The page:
[Hit THE JUMP to read how Ross thinks OSU will attack Michigan defensively, his thoughts on what plagues the Michigan offense, and his prediction for The Game.]
“Another week. How are we doing?”
What was the biggest takeaway after reviewing the film?
“Well, individual breakdowns. We had a lot of individual breakdowns that caused a lot of three-and-outs, you know? Too much 10-man football. It’s the same story. When we don’t play well, we don’t get in sync, and a lot of individual breakdowns that caused that to happen. At this point in the season, there’s just way too much of it. We’ve got to go back to work and see if we can get something fixed because we’ve got the biggest game of the season coming up.”
Brady implied that it’s a different guy every time?
So I couldn't in good conscience do a basketball or hockey or softball roundtable question the week of the Ohio State game, lest Bo leap from his grave and stab out my eyes.* On the other hand I've been around here long enough to know what it means when the otters and Big Lebowski references come out (I don't know what posting the game column at 5 a.m. means but it's probably bad).
In that "game column"-type thing Brian suggested a future that's basically 20 years of the late-Carr program. Perhaps a more detailed assessment is in order:
Play out the next four years of Michigan football (If you think Coach X is replaced by Coach Y you can incorporate that into your fantasy.)? What are some of the potential pitfalls along the way? Any reassessment on our rivals going forward?
*People were asking what happened to the Blog That Yost Built.
Mathlete: If I would have charted my optimistically realistic expectations entering the Hoke era, here is what it would look like versus achievement on a completely arbitrary scale.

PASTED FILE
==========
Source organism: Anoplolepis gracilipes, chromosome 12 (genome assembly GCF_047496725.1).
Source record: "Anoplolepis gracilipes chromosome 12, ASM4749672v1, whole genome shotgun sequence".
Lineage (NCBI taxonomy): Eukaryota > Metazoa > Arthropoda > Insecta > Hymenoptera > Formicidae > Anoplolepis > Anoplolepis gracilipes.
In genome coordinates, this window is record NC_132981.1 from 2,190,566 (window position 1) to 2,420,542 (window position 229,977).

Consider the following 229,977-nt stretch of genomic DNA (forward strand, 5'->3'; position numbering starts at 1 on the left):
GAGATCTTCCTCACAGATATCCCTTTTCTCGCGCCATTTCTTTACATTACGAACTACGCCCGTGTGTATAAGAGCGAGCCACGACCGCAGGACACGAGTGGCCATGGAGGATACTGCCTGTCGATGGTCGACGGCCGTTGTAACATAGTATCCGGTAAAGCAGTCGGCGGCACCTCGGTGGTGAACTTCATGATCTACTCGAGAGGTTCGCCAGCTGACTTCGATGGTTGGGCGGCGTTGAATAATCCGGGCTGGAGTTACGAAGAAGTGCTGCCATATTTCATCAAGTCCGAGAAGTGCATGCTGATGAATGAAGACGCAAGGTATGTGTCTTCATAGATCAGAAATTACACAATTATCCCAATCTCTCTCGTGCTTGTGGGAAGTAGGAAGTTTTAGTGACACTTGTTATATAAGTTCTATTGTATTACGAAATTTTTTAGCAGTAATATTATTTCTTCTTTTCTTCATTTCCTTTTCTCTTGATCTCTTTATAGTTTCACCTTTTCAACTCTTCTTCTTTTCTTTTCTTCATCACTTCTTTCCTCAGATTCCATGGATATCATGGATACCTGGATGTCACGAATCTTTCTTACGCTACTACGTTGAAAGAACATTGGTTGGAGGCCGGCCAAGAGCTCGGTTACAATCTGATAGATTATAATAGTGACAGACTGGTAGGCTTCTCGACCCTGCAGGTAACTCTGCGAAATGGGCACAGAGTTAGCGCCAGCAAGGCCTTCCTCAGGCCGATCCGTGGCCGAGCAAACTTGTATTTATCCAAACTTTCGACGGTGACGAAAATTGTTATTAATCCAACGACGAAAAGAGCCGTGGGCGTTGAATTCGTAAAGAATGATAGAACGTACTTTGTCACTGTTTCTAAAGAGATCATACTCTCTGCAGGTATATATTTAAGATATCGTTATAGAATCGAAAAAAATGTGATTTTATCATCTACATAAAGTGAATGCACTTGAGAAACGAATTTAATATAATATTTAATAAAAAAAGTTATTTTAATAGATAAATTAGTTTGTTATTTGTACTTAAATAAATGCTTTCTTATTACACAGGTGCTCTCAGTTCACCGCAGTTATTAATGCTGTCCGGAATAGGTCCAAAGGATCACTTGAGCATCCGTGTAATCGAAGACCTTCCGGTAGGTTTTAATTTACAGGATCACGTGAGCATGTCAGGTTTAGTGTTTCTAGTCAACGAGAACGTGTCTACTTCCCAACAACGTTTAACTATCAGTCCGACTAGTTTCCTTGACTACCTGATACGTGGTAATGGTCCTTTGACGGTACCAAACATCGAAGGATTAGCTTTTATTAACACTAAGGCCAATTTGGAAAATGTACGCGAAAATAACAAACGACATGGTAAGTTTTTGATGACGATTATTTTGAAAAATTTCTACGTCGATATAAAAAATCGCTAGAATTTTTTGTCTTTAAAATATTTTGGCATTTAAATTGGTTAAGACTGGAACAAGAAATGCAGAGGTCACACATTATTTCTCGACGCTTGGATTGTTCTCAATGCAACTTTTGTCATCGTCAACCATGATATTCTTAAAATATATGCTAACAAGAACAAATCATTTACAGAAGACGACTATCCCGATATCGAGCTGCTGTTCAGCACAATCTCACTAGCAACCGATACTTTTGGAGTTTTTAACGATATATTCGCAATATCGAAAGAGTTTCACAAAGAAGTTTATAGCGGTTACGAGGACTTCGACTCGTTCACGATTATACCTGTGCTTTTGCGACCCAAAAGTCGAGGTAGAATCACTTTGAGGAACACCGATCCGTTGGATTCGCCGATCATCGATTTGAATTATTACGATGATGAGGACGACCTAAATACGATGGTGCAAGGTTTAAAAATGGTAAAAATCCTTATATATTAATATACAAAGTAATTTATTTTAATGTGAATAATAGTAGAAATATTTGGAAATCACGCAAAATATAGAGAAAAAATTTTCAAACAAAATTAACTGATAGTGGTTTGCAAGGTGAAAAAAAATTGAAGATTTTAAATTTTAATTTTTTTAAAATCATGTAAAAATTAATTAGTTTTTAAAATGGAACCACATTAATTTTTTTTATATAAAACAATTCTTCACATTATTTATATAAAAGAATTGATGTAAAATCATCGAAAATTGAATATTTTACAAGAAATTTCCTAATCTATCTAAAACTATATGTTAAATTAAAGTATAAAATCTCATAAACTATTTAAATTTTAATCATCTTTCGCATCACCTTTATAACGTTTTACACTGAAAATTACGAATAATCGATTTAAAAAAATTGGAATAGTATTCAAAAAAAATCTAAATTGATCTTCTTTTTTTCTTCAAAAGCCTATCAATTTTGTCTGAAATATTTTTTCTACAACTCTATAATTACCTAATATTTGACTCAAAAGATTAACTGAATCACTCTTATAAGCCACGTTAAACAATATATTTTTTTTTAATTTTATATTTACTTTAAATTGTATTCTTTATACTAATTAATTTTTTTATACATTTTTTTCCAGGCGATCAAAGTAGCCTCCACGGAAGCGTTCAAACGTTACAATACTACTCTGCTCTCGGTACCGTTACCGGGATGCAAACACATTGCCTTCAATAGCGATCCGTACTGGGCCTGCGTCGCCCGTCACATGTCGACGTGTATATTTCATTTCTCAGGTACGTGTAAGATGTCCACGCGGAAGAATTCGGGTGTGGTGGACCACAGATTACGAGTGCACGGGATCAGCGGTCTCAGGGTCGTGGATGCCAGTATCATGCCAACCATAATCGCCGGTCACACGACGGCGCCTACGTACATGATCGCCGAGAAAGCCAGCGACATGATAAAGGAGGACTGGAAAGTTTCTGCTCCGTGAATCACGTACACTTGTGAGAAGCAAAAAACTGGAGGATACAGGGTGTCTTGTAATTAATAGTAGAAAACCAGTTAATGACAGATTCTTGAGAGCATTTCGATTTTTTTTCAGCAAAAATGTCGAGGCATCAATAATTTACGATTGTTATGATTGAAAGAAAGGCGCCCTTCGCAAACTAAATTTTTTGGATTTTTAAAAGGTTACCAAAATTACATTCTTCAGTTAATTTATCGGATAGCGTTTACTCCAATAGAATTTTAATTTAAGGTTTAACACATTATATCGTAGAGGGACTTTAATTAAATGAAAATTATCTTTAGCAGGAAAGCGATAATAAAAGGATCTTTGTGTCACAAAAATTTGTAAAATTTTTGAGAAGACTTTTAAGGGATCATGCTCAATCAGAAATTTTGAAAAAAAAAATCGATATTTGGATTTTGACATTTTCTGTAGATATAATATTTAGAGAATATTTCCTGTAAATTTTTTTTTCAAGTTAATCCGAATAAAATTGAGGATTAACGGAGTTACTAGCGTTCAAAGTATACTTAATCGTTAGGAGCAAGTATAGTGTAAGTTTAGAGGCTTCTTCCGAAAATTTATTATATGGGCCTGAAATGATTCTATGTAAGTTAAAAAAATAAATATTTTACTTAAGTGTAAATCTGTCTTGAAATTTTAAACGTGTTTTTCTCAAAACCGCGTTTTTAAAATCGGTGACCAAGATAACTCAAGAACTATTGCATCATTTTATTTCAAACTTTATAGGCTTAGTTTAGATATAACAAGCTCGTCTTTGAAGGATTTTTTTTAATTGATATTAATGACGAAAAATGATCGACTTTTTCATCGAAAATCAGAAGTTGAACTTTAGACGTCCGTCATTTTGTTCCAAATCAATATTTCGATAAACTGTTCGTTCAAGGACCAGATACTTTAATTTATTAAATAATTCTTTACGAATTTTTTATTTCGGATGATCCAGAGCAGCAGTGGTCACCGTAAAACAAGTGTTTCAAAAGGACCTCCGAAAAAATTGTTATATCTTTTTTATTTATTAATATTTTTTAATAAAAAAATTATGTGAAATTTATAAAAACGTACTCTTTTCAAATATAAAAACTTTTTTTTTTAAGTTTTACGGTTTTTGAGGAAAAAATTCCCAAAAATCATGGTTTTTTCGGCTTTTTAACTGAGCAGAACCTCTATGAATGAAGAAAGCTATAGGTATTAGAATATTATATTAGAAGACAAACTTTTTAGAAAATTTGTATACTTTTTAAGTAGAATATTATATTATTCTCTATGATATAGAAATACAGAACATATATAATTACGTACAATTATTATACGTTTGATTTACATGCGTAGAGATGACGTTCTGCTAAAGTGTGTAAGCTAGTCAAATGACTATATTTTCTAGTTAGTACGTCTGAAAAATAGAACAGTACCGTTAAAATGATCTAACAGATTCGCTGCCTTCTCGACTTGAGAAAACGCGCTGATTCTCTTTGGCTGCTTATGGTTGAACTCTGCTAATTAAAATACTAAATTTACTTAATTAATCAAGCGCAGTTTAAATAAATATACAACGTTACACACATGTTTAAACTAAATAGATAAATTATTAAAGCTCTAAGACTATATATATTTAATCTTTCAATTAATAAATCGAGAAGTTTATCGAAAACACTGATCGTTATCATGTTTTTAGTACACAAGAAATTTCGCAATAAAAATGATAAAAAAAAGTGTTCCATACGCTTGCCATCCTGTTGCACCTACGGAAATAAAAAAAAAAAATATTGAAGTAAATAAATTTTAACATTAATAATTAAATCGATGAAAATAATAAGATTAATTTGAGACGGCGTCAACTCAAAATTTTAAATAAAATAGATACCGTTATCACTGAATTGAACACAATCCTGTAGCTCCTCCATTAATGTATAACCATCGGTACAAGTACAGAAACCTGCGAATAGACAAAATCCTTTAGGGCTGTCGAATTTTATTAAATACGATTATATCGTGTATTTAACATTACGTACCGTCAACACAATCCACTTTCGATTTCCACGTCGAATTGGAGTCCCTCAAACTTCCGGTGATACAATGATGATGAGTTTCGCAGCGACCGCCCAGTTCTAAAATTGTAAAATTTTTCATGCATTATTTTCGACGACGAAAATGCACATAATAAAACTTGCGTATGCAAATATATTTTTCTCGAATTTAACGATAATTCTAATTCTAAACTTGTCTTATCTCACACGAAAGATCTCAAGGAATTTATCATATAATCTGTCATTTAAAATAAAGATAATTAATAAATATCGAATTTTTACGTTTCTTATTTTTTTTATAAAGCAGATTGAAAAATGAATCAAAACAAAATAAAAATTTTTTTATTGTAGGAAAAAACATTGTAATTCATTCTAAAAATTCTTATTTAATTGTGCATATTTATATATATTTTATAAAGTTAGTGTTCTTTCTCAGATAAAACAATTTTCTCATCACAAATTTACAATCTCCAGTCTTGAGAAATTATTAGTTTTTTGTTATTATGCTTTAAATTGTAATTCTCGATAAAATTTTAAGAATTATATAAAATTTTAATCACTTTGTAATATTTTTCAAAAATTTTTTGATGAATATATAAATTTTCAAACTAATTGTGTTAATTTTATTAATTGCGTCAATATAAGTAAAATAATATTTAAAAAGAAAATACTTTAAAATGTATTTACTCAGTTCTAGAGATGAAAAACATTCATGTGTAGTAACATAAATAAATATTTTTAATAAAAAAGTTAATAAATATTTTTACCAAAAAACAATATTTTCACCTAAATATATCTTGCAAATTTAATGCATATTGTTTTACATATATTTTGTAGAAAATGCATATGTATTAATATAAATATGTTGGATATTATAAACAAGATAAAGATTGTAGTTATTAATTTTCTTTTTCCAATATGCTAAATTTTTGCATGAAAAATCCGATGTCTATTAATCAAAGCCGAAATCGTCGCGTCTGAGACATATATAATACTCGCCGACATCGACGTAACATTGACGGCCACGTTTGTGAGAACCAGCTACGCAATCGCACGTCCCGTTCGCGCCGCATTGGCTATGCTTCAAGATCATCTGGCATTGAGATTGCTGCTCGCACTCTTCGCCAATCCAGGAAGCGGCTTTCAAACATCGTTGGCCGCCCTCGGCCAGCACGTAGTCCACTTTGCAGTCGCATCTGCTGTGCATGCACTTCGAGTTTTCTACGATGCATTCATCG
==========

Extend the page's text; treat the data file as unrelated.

One year of lucky over-achievement, then a year of par and this year. The trajectory is all wrong but the total results are about right. With the strong recruiting and a quality group coming of players moving into the upper class I still think last year could be close to expectations. After nearly three seasons here would be my grades for Hoke and the coordinators:
Brady Hoke: Incomplete
Greg Mattison: A
Al Borges: D (GERG gave up 37 points to UMass, Borges at least torched Indiana)
Hoke gets an incomplete pending how the offense turns out next year. The defense is his specialty and their solid progression is a positive sign. Whether Borges survives to next year or not and if he stays and how much things get better (it has to get better, right?) will be the major determiner of his grade. Most of the offensive failures to date aren't on Hoke in my mind, but everything going forward will be.
|The future on defense is Tacos. [Upchurch]|
That's a long preamble to the original question, what do the next four years look like?
Next year the defense will be good, probably very good. The offense who knows. At this point I think anything is possible. Borges could get fired but probably won't. He could stay and things could be marginally better, he could stay and things could click and they could be good but probably still frustrating.
Beyond 2014 the defense should be consistently good. Historically, defenses loaded with talent like Michigan is bringing have a pretty low variance. They may not always be elite, but it's pretty hard for them to be bad. I really don't know what to say about the offense. Anything is possible, they could turn into Stanford next year or they could limp through a couple more years of Borges, with enough talent and a good enough defense to keep things intact but not good enough to compete with the best teams on the schedule.